The rise of streaming services has continued at a swift pace over the last year, with many platforms available offering multiple kinds of entertainment for all manner of different tastes.

However, there are two that remain the most talked about: Netflix and Amazon Prime Instant Video. They offer similar functionality, with TV shows and movies on tap for you to watch at your leisure. And they have both even expanded to offer 4K HDR content and offline viewing. It makes the choice between them even more difficult.

That's why we've put them head-to-head to find out. Which is best for you, Netflix or Amazon?

  • £5.99 a month - 1 screen at a time in standard definition
  • £7.49 a month - 2 screens at a time, HD available
  • £8.99 a month - 4 screens at a time, HD and 4K HDR where available
  • £79 a year - 2 screens at a time, part of the Amazon Prime membership that includes other benefits, also includes 4K HDR streaming
  • £5.99 a month - 2 screens at a time, includes 4K HDR 

Amazon Prime Instant Video wins the price war hands-down. Netflix has a three-tiered pricing system that starts at £5.99 a month, but that's for its basic package.

For that fee, you get access to standard definition streams of its films and TV content and can only watch on one device at a time (you can register up to six). The next package costs £7.49 a month and gives access to HD content - presented at 1080p - and can be viewed on two devices at the same time. The priciest plan costs £8.99, adds simultaneous viewing for four devices and gives access to Ultra HD 4K content (2160p) with HDR picture tech and Dolby Vision, depending on your TV.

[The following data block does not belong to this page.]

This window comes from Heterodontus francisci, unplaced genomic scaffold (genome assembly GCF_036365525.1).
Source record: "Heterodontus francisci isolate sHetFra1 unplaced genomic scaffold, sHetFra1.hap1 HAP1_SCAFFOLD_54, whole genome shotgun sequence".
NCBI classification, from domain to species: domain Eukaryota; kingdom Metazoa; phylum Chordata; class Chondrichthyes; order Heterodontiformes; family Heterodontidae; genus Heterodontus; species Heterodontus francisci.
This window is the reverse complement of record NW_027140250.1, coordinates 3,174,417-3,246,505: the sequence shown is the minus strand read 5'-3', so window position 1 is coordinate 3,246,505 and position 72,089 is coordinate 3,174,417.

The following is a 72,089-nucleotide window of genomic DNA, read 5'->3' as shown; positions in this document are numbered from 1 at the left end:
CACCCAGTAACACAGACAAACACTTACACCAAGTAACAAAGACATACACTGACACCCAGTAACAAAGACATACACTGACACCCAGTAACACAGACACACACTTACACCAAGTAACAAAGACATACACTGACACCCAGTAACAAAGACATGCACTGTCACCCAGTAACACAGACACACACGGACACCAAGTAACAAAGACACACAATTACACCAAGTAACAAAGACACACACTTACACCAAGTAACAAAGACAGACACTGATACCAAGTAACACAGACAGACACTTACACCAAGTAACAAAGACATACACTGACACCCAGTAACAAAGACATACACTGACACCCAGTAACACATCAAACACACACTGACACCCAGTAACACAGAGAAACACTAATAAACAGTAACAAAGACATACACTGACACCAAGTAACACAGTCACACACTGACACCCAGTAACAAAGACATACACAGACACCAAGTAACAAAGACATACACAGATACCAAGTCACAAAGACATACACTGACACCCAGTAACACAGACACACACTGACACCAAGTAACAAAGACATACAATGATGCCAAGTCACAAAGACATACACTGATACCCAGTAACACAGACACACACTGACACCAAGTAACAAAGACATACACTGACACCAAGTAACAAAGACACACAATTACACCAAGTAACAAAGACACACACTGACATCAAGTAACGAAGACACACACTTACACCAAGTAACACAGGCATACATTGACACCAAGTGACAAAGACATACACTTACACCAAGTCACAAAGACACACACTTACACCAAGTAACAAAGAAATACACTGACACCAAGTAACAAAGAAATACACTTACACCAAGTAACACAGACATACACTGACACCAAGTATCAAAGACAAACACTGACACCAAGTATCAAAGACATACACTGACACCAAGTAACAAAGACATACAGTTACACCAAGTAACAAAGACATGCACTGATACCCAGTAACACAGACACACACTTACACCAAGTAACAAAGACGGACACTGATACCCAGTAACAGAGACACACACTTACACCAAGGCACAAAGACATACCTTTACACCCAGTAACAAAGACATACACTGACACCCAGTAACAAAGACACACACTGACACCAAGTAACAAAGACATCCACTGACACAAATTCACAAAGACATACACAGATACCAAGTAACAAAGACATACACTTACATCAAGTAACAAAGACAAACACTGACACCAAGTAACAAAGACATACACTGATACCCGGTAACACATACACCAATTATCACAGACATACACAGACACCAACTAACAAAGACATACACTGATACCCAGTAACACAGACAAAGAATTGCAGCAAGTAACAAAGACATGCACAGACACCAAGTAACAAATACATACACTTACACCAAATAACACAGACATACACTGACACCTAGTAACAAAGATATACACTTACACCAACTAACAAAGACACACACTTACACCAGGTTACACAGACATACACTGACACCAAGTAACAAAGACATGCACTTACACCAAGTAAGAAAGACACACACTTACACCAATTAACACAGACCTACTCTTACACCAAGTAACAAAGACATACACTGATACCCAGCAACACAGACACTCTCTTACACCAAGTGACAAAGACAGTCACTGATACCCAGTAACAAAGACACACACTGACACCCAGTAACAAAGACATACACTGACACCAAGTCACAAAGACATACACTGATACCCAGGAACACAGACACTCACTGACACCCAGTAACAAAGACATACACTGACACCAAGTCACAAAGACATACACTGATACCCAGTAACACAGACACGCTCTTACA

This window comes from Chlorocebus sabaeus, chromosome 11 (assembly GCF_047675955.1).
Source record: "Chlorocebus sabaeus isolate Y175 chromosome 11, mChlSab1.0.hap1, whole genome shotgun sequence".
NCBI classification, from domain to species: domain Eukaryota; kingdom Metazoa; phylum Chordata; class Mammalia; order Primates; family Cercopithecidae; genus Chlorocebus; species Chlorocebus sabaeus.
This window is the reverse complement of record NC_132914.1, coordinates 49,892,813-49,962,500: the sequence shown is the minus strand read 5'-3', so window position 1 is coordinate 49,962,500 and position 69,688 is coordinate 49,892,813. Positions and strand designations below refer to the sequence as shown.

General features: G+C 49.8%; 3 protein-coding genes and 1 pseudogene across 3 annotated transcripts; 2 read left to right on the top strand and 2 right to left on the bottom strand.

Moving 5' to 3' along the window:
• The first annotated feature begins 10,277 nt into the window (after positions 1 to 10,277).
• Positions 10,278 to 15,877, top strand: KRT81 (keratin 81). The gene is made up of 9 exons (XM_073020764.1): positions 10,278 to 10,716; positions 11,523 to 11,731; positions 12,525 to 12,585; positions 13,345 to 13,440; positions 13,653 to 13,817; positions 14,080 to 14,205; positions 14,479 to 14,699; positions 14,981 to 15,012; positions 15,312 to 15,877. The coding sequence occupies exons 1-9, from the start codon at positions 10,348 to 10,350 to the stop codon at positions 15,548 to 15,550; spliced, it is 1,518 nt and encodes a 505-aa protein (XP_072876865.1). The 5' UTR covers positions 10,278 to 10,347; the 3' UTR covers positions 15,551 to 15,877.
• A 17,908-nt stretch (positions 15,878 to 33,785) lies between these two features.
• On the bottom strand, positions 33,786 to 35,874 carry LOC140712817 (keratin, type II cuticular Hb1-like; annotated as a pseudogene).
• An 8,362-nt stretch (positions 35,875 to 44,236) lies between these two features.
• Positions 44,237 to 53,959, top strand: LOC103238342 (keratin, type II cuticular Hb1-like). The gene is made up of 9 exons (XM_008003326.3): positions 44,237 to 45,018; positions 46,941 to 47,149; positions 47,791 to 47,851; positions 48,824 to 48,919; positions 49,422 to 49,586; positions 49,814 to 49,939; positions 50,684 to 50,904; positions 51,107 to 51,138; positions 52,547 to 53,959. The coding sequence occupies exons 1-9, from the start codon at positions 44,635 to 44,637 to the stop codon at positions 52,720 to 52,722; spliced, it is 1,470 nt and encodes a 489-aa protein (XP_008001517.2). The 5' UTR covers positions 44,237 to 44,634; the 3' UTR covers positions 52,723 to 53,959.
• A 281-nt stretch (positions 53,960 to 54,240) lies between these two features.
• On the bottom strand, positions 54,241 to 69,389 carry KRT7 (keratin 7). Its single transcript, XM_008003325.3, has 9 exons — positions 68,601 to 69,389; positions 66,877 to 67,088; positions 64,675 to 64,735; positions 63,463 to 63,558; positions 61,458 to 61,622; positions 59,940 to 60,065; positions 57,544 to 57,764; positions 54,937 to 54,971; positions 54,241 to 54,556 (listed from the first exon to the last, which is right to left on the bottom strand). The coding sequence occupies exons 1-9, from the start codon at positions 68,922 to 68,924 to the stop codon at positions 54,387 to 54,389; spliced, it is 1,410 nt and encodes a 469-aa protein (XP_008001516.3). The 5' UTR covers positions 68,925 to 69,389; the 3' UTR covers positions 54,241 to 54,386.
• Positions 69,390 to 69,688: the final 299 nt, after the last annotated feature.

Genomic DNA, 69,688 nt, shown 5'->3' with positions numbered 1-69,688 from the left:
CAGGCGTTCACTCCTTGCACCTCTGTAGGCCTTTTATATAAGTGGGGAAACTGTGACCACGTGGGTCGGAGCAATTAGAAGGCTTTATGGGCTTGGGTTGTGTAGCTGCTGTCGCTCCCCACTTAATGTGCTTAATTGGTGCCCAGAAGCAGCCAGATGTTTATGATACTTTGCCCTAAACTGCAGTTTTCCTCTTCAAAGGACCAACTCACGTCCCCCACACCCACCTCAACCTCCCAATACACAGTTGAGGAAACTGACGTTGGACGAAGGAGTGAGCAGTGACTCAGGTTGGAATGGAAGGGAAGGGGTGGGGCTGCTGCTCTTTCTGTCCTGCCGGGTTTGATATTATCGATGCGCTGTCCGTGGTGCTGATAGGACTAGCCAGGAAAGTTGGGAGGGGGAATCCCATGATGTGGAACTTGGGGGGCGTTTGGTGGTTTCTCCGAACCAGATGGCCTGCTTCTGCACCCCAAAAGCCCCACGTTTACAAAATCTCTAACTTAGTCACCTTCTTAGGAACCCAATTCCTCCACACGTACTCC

Amazon Prime Instant Video, on the other hand, is part of an Amazon Prime subscription, which costs £79 a year. As well as give access to the entire range of SD, HD and 4K HDR content, you also get free next and same-day delivery (on millions of items on Amazon.co.uk), unlimited cloud storage space for photos, access to Prime Music - Amazon's audio streaming solution - and the Kindle Owners' Lending Library, which gives you the change to borrow an eBook to read on a Kindle or Fire device.

Alternatively, if you don't require the rest of the Prime benefits, you can sign up for £5.99 a month. There is no restriction on how many devices can be registered, but you can only stream to two separate devices at the same time, and they have to be different shows or films.